Pieces Like Pottery
By: Dan Buri
Genres: Short Stories, Fiction
Filled with graceful insight into the human condition, each linked story presents a tale of loss and love. In Expect Dragons, James Hinri learns that his old high school teacher is dying. Wanting to tell Mr. Smith one last time how much his teaching impacted him, James drives across the country revisiting past encounters with his father's rejection and the pain of his youth. Disillusioned and losing hope, little did James know that Mr. Smith had one final lesson for him.
In The Gravesite, Lisa and Mike's marriage hangs in the balance after the disappearance of their only son while backpacking in Thailand. Mike thinks the authorities are right—that Chris fell to his death in a hiking accident—but Lisa has her doubts. Her son was too strong to die this young, and no one can explain to her why new posts continue to appear on her son's blog.
Twenty-Two looks in on the lives of a dock worker suffering from the guilt of a life not lived and a bartender making the best of each day, even though he can see clearly how his life should have been different. The two find their worlds collide when a past tragedy shockingly connects them.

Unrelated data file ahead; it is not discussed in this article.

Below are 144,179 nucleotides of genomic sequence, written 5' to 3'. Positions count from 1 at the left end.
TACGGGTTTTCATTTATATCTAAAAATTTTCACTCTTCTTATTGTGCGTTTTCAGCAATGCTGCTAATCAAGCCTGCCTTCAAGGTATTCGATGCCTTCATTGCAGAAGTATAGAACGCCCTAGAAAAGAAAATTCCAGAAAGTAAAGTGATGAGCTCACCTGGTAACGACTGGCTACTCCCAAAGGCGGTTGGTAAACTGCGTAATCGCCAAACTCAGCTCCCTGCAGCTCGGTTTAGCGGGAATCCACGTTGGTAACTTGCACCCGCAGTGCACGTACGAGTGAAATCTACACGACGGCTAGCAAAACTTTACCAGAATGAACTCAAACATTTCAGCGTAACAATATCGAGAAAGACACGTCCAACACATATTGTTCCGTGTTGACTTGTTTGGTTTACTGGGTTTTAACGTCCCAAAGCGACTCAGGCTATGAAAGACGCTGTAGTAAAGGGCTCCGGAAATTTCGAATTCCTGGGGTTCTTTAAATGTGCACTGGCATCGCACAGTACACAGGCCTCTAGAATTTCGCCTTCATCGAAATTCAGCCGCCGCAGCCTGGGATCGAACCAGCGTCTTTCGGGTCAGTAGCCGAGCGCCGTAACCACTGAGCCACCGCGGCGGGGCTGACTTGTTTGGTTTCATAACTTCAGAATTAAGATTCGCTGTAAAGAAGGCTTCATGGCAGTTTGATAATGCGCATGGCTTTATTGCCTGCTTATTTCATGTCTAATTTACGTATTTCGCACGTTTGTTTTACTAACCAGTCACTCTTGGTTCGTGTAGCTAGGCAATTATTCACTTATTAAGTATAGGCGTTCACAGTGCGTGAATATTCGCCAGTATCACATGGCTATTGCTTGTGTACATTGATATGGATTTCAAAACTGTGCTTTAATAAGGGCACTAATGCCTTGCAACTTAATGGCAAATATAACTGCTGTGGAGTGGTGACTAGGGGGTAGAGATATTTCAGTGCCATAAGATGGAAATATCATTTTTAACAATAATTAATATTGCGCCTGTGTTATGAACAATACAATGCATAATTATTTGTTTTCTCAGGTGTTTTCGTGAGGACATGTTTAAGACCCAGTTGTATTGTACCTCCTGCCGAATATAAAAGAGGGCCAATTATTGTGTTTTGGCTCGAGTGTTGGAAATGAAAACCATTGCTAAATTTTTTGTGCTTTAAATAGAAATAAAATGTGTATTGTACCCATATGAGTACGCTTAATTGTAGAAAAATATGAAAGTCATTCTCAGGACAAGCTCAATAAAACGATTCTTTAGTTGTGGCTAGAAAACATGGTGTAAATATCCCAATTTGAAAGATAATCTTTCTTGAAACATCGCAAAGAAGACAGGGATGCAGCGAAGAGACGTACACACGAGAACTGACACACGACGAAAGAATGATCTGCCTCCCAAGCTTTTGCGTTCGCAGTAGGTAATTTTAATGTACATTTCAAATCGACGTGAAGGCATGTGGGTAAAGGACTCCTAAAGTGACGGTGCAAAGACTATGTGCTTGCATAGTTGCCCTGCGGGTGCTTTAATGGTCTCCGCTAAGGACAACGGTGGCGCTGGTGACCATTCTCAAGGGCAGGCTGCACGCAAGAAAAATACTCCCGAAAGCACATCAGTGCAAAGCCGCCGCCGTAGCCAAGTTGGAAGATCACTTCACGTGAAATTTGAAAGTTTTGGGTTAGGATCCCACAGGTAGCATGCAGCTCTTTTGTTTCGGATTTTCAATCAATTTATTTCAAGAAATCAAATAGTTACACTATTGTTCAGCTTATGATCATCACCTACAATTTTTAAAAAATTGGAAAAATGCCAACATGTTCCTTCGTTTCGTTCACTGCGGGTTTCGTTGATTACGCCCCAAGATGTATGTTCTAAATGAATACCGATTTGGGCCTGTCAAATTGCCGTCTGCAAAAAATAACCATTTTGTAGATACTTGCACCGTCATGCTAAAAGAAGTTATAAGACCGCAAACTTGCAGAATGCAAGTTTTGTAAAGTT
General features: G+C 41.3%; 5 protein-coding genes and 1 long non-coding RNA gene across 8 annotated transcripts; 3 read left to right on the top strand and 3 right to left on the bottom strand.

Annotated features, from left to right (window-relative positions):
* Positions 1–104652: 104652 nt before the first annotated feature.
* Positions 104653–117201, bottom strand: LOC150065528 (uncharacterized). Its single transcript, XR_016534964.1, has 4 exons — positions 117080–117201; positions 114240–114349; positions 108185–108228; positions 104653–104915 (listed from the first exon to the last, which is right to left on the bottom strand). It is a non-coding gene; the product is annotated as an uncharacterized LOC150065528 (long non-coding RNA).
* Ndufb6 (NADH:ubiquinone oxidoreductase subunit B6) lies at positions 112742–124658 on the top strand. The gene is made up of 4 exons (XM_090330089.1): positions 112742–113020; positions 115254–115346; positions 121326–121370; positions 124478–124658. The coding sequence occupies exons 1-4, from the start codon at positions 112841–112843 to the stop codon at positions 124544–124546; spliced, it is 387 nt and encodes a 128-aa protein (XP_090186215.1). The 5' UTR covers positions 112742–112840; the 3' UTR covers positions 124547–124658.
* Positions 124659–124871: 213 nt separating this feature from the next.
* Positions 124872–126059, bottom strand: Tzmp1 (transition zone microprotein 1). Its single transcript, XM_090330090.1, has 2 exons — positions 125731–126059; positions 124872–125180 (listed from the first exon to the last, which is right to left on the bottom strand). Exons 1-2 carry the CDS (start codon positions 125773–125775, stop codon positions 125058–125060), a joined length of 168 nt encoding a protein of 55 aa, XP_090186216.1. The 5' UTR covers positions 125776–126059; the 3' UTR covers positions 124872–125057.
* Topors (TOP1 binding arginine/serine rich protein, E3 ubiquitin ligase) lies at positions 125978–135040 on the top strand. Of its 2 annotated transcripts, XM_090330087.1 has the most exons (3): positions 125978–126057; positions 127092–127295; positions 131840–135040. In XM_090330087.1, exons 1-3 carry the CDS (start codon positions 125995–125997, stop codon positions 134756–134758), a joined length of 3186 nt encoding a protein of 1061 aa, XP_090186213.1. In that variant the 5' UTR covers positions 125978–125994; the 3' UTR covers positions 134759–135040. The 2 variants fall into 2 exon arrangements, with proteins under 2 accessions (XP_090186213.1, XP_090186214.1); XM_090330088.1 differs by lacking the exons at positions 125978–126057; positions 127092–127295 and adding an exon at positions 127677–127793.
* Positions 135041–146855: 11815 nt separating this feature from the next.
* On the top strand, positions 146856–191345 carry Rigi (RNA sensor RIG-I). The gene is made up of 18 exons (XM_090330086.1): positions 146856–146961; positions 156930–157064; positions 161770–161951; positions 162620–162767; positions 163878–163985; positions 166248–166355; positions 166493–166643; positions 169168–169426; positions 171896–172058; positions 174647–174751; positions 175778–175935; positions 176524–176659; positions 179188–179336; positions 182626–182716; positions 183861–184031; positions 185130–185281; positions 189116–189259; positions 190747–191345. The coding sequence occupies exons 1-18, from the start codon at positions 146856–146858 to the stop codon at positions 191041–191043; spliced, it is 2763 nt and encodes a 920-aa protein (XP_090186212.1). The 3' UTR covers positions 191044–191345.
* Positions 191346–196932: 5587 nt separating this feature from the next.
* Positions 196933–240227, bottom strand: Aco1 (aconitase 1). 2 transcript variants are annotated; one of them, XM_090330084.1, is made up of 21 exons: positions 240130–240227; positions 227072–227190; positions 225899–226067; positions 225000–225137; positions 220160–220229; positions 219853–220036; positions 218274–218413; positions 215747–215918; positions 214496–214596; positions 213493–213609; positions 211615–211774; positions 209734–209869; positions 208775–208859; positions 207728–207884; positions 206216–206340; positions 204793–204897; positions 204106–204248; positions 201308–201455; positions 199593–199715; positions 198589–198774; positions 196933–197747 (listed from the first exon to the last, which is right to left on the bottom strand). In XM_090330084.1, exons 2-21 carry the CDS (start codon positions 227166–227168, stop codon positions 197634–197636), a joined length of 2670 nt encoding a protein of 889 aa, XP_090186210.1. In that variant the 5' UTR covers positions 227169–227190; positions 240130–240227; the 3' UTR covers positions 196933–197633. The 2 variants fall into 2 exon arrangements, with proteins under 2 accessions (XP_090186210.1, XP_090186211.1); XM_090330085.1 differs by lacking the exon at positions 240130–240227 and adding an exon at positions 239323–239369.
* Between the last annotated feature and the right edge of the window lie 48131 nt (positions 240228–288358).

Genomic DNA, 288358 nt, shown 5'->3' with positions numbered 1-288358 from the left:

A collection of nine stories, each exquisitely written and charged with merciful insight into the trials of life, Pieces Like Pottery reminds us of the sorrows we all encounter in life and the kindness we receive, oftentimes from the unlikeliest of places.
*We were given an electronic version of this book in exchange for an honest review*
Now, let me start off by saying that I'm not one who is very 'into' short stories, especially those that are sad and dark. I've always kind of associated short stories to children's books, or being very emotionless. Now, I can say my outlook has greatly changed as I've been reading/reviewing all of the author requested short stories that've been sent in.
While my opinion of short stories HAS changed, I've formed a new opinion, and I'd like to share it with you guys; I feel like when you take a bunch of short stories and stick them together that some (maybe all) of those stories kind of lose some of the emotion that readers crave. The loss represented in those stories doesn't quite touch you the same way because you turn the page and *BAM!* new story!
With that being said, it doesn't take away from Dan Buri's elegant writing style and the weight that his stories hold. Personally, the first one is still getting to me; I even told mom all about it while I had her stuck in the car.
The Gravesite was one that you're so focused on that you don't even know whether or not you're breathing, and when you're finished you sit your book/kindle/phone down and just hold your heart because you feel the loss of the characters as if it were your own.
The eight others hold a similar weight. They're for sure not feel-good reads, but I don't think they were ever meant to be. You really won't regret reading, even if it's just one of the stories,when you're in between books; it's worth it.
Dan Buri, you sir, you have a gift. Keep on writing.
As almost-always, all the links are below.
Keep your noses in the pages! I'll blog you later, my lovelies!
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